State Looks to Crack Down on RV Tax Evasion
Montana is known as Big Sky Country, but it’s getting a national reputation as big tax-loophole country as well, according to The Enterprise, Brockton, Mass.
Run “Montana LLC” through an Internet search engine. You’ll find a cottage industry of companies willing to help you create a limited liability corporation in Montana for the purpose of buying and registering a new motorized RV under the LLC’s name.
By registering the RV in Montana, the buyer avoids Massachusetts sales and excise taxes, which Montana does not charge.
There’s nothing illegal about the practice on the Montana end.
And everything is fine on the Massachusetts end until the RV is garaged here for 30 days. At that point it’s considered a Massachusetts vehicle and is subject to state taxes, which, for a $200,000 luxury RV, total about $17,500.
In contrast, the cost of doing an LLC is about $1,500.
Massachusetts officials have caught onto the practice – finding such vehicles in Bridgewater and Middleboro, among other communities – and are starting to crack down.
The state inspector general issued an initial report last month detailing 32 RVs that had been purchased by 23 different Montana LLCs, had Montana license plates, but were garaged in the Bay State.
The Department of Revenue has been following up and sending out state sales-tax bills to offending parties. By last week, the department had collected approximately $138,000 of the $250,000 in bills it had sent to 30 Massachusetts residents. The department had another $150,000 worth of bills it had not yet sent out.
“It’s discouraging to see a state set up something like this, which is basically a way to shelter tax evasion,” said Bob Bliss, spokesman for the Massachusetts Department of Revenue.
Tracking down the illegitimate registrations is not easy. Montana law shields the members of an LLC from public disclosure.
In Massachusetts, both the members of an LLC and their agent, or bookkeeper, are matters of public record. In Montana, however, only the name of the agent is public. So out-of-state residents can hire a Montana business to be their agent and shield themselves from scrutiny.
The Registry of Motor Vehicles is supposed to start notifying local communities to begin assessing local excise taxes on the offending RVs.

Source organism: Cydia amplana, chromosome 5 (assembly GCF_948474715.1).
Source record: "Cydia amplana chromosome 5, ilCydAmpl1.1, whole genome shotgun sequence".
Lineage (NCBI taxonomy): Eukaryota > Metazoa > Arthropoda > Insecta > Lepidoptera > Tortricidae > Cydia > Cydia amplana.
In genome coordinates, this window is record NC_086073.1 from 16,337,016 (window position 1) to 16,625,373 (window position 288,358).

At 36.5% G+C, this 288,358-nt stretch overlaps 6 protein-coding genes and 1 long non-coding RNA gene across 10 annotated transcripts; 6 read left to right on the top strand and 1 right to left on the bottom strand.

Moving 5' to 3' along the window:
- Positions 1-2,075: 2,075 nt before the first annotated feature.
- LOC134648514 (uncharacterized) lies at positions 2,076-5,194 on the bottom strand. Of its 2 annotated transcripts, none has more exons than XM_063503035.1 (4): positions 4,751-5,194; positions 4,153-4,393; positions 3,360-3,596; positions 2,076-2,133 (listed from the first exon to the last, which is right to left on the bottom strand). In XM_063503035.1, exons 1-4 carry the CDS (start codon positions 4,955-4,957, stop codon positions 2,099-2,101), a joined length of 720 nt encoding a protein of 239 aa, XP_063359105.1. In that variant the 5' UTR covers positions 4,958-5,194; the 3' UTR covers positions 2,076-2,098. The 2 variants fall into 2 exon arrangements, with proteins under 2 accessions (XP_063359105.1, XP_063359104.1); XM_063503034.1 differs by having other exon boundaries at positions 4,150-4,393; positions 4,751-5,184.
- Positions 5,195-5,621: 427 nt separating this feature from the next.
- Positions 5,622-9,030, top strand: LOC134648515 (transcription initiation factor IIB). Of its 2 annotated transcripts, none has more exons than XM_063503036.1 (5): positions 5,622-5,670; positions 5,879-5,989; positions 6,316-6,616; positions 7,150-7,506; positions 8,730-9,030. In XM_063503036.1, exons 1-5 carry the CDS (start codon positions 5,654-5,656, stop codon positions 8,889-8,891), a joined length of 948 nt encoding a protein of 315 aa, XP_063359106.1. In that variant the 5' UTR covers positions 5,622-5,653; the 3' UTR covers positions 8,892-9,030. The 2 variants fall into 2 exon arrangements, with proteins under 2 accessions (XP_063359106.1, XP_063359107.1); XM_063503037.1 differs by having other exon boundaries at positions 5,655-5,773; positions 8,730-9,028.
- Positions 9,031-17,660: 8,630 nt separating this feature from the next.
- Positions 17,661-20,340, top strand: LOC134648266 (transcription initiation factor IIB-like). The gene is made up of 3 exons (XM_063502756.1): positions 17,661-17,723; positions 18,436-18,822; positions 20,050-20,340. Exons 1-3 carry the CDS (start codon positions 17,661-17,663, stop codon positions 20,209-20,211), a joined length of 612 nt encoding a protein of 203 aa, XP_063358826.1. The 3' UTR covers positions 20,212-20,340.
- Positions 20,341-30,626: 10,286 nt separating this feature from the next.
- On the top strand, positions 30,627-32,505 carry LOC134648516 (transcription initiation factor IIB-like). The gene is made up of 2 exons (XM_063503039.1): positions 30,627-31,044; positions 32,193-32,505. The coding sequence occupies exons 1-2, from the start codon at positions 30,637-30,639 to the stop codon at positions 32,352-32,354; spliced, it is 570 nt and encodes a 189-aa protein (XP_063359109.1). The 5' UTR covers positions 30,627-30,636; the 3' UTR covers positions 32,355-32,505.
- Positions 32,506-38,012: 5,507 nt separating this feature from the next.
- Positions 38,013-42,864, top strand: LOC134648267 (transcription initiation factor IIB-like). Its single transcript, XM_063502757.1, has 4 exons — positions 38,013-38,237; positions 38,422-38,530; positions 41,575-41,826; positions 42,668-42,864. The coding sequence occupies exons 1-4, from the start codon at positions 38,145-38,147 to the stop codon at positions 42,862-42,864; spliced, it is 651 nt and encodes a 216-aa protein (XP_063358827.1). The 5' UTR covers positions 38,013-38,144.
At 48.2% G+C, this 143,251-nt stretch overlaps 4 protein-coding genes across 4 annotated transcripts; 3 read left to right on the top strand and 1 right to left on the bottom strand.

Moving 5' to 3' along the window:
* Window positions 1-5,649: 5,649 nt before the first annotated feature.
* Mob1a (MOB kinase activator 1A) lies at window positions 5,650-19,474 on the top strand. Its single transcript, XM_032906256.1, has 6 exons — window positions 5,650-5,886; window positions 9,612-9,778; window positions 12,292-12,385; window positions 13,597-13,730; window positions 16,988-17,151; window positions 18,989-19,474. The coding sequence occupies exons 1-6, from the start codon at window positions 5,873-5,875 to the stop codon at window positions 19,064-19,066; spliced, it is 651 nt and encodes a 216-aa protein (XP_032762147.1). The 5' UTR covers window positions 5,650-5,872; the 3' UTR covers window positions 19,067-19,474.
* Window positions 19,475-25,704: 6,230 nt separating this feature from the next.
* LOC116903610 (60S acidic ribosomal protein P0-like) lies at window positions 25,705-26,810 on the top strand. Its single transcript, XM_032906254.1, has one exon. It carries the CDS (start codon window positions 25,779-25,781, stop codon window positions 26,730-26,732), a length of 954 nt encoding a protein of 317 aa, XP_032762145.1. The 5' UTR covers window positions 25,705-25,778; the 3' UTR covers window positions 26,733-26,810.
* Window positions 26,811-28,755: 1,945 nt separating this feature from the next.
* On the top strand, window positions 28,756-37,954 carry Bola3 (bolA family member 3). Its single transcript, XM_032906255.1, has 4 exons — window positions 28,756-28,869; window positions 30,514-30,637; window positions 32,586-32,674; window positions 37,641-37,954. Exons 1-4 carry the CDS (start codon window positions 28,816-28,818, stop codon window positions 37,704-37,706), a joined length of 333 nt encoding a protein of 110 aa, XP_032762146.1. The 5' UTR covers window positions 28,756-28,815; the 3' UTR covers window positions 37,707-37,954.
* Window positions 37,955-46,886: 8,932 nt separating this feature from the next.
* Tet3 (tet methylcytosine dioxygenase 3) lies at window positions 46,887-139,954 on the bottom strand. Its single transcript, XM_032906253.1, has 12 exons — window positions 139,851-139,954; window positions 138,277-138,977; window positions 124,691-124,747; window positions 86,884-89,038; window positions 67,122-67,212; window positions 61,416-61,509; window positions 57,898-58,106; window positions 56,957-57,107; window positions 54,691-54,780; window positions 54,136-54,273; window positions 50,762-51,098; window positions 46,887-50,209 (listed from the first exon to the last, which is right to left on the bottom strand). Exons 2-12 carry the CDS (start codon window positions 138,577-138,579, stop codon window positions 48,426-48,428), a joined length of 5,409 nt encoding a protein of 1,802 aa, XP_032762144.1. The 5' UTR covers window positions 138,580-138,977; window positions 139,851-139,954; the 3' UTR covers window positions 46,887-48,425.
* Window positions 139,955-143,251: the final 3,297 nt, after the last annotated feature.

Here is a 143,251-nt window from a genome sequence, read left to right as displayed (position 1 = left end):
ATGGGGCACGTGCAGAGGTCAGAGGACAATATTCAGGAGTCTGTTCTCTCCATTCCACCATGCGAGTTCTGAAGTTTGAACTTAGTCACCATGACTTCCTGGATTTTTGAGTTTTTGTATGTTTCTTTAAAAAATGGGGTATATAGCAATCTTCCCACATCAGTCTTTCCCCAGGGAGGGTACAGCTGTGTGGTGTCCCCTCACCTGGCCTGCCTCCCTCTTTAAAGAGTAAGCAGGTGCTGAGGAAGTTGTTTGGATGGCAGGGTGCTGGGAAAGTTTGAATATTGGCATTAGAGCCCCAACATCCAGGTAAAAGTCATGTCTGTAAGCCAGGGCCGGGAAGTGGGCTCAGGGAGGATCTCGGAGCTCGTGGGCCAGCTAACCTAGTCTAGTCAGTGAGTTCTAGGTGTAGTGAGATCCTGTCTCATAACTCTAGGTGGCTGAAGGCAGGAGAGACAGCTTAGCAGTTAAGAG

The inspector general’s report included images of scofflaw RVs parked in Bridgewater and Middleboro, but neither town had been contacted as of last week, officials said.
Middleboro’s assessor-appraiser, Barbara Erickson, said that RVs don’t make a big portion of the town’s excise tax revenue. But even one $200,000 luxury RV would end up paying almost $11,000 over five years.
“That is very significant, … especially in a time when communities are trying to struggle to get every bit of revenue they can,” she said.
Marty Hanoud, owner of Marty’s USRV Inc. in Berkley, said he’s seen some people register using a Montana RV, but only rarely.
Most RVs that Hanoud handles are not the motorized $200,000-to-$300,000 variety, however. They are the the pull-behind type that run $20,000 to $50,000.
“A dealer licensed in Massachusetts should not encourage a person to do an LLC and avoid their taxes. But we can’t be the policeman,” he said.
Hanoud also said the major banks that his dealership uses won’t finance a purchase made by an LLC, and most people don’t have the money to pay cash.
“It’s not that easy. I think the state is blowing it out of proportion,” he said.
Just how big the problem is isn’t actually known. Because of the difficulty in tracking the paperwork, it’s hard for the inspector general’s office to get a good estimate of how many illegal registrations there are.
And their advice for local officials is to simply keep their eyes open. If police see an RV with Montana plates parked in their town for more than 30 days, chances are it’s not Uncle Hank coming to visit.